Thursday, February 24, 2011

Baby, Baby.......

He had been at Hershey Medical Center for a week, transfused and under lights, getting his bilirubin count down. We had visited, but he had been out of my arms for a week. And although at 8 lbs., 6 oz. he was by far the largest baby in the Neonatal Intensive Care unit, it is torture to see your child blindfolded, with electrodes pasted all over him. And heartbreaking to know it was torture for him, too. This was the baby who cried in his cradle but quieted instantly when he was laid beside me. The one who matched his breathing to mine as we slept.

So when he was discharged and we picked him up, I, who gave talks on the importance of seat belts and child safety, removed him from his car seat to nurse. I should tell you now that I lucked out; the drive was without incident. The sun set on our long drive home. The sky filled with gold and purple, Neil Diamond sang, "I Am, I Said" on the radio, and my baby nursed on.

That's always been a vivid memory, the baby so real when I think about it. How long do babies last? Everyone advises us to savor the first year because it goes by so quickly. It's true, and after the first baby we know all too well how true it is, and yet the second one's first year flies by just as quickly as the first. Our infants disappear, just as our two-year-olds will turn three, and our eight-year-olds will turn nine, and our twelve-year-olds will become teenagers.

Most of the time we're not aware of the loss. We're too busy trying to keep up with the changes, for one thing. We just naturally accept each metamorphosis. And I'm happy to be able to report that it does even out after a while; thirty-seven is just not that much different from thirty-six. :-)

But I recalled that sunset tonight, and Neil Diamond's song, and that gorgeous baby snuggled into me, and I wondered if perhaps the baby felt more real today than he should, considering that his own baby will be born this year. It's time for another metamorphosis of sorts, a time to welcome the new. And believe me, the new will be most welcome.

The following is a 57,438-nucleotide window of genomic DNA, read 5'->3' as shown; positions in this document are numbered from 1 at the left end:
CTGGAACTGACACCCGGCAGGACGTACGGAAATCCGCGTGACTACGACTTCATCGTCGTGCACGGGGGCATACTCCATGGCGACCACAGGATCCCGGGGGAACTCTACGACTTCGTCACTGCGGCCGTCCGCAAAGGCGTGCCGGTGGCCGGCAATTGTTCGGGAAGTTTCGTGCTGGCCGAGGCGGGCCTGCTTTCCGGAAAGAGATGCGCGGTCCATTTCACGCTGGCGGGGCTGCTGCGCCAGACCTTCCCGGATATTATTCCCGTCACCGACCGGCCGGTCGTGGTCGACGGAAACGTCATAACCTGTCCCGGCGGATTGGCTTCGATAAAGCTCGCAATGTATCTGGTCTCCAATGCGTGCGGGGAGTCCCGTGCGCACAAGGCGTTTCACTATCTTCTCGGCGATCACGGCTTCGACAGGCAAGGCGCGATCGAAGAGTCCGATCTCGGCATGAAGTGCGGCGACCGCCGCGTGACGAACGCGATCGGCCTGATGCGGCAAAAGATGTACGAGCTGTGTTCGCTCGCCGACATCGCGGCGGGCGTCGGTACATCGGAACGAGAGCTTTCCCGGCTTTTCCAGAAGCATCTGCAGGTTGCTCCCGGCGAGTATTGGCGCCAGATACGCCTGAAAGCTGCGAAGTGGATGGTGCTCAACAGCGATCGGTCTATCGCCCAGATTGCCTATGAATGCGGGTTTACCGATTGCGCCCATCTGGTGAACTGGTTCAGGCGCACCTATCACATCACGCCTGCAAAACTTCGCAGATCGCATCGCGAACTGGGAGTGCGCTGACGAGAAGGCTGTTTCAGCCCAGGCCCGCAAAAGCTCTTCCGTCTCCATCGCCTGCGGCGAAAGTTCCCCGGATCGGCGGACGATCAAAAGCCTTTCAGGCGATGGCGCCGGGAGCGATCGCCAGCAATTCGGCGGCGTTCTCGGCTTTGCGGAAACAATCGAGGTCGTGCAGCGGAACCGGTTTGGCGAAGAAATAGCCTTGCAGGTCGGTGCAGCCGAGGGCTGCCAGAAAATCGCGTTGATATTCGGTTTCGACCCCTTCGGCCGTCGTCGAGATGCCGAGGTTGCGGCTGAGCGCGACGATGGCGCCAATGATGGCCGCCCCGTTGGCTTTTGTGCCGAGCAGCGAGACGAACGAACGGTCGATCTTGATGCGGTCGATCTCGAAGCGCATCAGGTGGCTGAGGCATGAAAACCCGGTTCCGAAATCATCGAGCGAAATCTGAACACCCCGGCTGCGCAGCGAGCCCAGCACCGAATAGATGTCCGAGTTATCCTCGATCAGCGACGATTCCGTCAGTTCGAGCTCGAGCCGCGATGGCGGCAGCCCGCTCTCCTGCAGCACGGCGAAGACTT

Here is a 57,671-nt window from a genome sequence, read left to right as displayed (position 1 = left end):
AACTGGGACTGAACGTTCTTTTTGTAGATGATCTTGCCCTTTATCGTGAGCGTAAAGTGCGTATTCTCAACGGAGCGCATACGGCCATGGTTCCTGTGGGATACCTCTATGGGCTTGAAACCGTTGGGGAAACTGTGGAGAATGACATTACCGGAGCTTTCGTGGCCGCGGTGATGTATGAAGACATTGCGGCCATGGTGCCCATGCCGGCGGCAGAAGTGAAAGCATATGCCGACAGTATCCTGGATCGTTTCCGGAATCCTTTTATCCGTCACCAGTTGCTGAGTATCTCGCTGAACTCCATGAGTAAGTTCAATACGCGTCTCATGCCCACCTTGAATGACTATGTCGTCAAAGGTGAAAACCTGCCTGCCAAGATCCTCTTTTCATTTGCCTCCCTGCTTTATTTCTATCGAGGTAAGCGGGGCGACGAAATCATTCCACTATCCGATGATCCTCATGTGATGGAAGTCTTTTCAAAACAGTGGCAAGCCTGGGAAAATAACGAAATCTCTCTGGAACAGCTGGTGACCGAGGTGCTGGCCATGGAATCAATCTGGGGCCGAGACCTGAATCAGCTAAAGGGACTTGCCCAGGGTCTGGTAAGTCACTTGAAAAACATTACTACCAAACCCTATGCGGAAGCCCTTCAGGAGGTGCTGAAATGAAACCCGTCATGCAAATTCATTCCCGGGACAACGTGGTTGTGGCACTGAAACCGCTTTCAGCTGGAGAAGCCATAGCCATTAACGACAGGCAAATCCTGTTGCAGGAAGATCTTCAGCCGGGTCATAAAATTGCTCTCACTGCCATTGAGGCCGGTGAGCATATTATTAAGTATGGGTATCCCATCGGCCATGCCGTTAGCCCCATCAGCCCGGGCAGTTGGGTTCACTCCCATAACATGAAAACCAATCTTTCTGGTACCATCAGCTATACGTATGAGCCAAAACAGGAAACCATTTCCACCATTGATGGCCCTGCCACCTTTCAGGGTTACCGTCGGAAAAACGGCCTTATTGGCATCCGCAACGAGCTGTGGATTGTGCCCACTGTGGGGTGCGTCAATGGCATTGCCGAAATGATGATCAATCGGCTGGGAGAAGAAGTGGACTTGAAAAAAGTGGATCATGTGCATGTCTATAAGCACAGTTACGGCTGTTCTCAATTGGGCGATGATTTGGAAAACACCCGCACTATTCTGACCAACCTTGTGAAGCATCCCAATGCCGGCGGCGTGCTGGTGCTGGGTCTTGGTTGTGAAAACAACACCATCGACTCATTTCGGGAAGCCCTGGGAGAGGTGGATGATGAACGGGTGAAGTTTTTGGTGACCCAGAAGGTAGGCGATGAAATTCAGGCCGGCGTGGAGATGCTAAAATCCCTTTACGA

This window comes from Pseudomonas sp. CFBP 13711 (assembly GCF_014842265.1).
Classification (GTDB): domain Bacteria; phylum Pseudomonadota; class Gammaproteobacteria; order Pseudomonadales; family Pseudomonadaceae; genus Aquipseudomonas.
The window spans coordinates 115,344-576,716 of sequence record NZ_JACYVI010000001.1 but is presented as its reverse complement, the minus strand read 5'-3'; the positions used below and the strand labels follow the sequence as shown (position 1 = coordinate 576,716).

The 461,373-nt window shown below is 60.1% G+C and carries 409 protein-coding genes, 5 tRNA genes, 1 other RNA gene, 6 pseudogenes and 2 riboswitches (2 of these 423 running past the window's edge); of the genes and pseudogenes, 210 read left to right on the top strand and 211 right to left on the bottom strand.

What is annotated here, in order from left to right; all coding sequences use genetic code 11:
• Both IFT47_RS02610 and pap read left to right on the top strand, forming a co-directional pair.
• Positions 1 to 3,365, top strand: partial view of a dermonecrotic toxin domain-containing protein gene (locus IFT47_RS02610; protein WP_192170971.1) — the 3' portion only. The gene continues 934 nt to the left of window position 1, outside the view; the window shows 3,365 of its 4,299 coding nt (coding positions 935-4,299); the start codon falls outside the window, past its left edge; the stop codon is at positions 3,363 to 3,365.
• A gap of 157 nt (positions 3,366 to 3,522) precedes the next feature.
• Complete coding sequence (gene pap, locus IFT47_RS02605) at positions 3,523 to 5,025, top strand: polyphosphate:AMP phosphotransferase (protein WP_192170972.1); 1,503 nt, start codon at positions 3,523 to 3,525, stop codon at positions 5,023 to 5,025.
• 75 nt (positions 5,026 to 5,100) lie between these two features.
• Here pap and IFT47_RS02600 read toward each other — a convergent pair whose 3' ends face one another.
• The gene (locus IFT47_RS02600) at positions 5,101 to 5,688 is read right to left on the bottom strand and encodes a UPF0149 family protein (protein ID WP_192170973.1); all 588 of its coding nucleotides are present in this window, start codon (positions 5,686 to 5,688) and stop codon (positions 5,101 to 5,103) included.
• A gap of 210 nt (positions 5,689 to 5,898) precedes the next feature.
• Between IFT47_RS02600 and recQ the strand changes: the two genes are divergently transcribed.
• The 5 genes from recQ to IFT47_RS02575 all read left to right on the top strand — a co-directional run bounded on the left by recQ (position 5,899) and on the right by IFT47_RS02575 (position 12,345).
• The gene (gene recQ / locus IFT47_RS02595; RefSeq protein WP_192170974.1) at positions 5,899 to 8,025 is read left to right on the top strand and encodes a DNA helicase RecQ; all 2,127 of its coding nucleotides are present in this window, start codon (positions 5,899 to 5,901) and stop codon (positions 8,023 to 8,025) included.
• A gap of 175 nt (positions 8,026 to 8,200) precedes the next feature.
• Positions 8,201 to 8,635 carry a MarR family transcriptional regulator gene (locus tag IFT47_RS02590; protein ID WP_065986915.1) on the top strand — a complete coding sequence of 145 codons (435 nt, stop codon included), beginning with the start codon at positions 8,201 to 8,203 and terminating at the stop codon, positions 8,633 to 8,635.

I just realized that almost exactly a year ago I wrote this. What is it about late February and nursing baby memories? Perhaps I have had enough of the cold.

8 comments:

Bridgett said...

Mystery
Lazy Eye
two I wrote along the way. Same thought. It does go by so fast. I like each stage pretty well...it helps that Sophia's face is the same, just add freckles.

Eulalia (Lali) Benejam Cobb said...

For a long time, when my daughters were little, I had vivid memories of them as nursing infants. But now those memories are fading.

Helen said...

Congratulations Granny!

Indigo Bunting said...

Touching, lovely...thank you.

crystal said...

Vivid memories :)

Susan said...

Bridgett, I don't think I ever saw that blog. It's great! And I had no idea you went through that with Sophia. Thank you for the links.

Lali, writer that you are, I'm sure you've written about some of these things. Writing--and being able to read your writings later--keeps memories alive.

Thanks, H, IB, and C!! I was all set to start sewing flannel sleepers for the baby, like the ones I made for my September, October, and December babies. Then I remembered this one will be born in July! On to Plan B.....

Dona said...

My daughter never quite seemed to get the hang of nursing, although we did it for a year -- she also got formula and was meh about that too. No wonder she's as skinny as she is.

My son, on the other hand, knew what to do immediately. I was worried when he had to go back to the hospital, being jaundiced, like your son, but it all worked out fine. I stayed with him and it was just for a day or two.

He weened himself at 9 months and that broke my heart.

Susan said...

Oh, Dona......my son weaned himself, too, at 11 months, I think. He did it abruptly, and it really was heartbreaking. The whole family suffered. I never figured out why he went from being such an enthusiastic nurser to rejecting it so completely, but months later he did the same thing with thumb sucking.